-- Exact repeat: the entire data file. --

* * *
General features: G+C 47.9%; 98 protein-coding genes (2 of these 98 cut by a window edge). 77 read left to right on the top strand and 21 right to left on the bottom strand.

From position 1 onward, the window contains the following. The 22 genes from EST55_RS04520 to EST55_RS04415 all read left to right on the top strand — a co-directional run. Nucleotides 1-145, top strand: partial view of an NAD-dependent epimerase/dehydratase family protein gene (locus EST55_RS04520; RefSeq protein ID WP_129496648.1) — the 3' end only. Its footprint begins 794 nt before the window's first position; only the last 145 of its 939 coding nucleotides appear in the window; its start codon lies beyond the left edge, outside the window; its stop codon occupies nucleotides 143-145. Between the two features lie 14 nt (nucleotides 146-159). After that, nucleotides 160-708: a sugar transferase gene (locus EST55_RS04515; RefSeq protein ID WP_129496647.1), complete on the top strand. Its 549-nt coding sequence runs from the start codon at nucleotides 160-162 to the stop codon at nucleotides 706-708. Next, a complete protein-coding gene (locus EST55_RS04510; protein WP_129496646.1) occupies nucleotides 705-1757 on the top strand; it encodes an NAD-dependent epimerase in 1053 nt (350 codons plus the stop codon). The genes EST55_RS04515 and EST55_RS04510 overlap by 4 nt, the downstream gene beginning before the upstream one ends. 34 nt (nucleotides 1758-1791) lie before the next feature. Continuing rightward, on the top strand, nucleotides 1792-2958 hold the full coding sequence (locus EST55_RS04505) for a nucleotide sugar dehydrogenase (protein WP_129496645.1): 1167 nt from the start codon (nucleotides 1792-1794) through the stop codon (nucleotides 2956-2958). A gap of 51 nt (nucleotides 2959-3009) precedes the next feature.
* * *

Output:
General features: G+C 47.9%; 98 protein-coding genes (2 of these 98 cut by a window edge). 77 read left to right on the top strand and 21 right to left on the bottom strand.

From position 1 onward, the window contains the following. The 22 genes from EST55_RS04520 to EST55_RS04415 all read left to right on the top strand — a co-directional run. Nucleotides 1-145, top strand: partial view of an NAD-dependent epimerase/dehydratase family protein gene (locus EST55_RS04520; RefSeq protein ID WP_129496648.1) — the 3' end only. Its footprint begins 794 nt before the window's first position; only the last 145 of its 939 coding nucleotides appear in the window; its start codon lies beyond the left edge, outside the window; its stop codon occupies nucleotides 143-145. Between the two features lie 14 nt (nucleotides 146-159). After that, nucleotides 160-708: a sugar transferase gene (locus EST55_RS04515; RefSeq protein ID WP_129496647.1), complete on the top strand. Its 549-nt coding sequence runs from the start codon at nucleotides 160-162 to the stop codon at nucleotides 706-708. Next, a complete protein-coding gene (locus EST55_RS04510; protein WP_129496646.1) occupies nucleotides 705-1757 on the top strand; it encodes an NAD-dependent epimerase in 1053 nt (350 codons plus the stop codon). The genes EST55_RS04515 and EST55_RS04510 overlap by 4 nt, the downstream gene beginning before the upstream one ends. 34 nt (nucleotides 1758-1791) lie before the next feature. Continuing rightward, on the top strand, nucleotides 1792-2958 hold the full coding sequence (locus EST55_RS04505) for a nucleotide sugar dehydrogenase (protein WP_129496645.1): 1167 nt from the start codon (nucleotides 1792-1794) through the stop codon (nucleotides 2956-2958). A gap of 51 nt (nucleotides 2959-3009) precedes the next feature.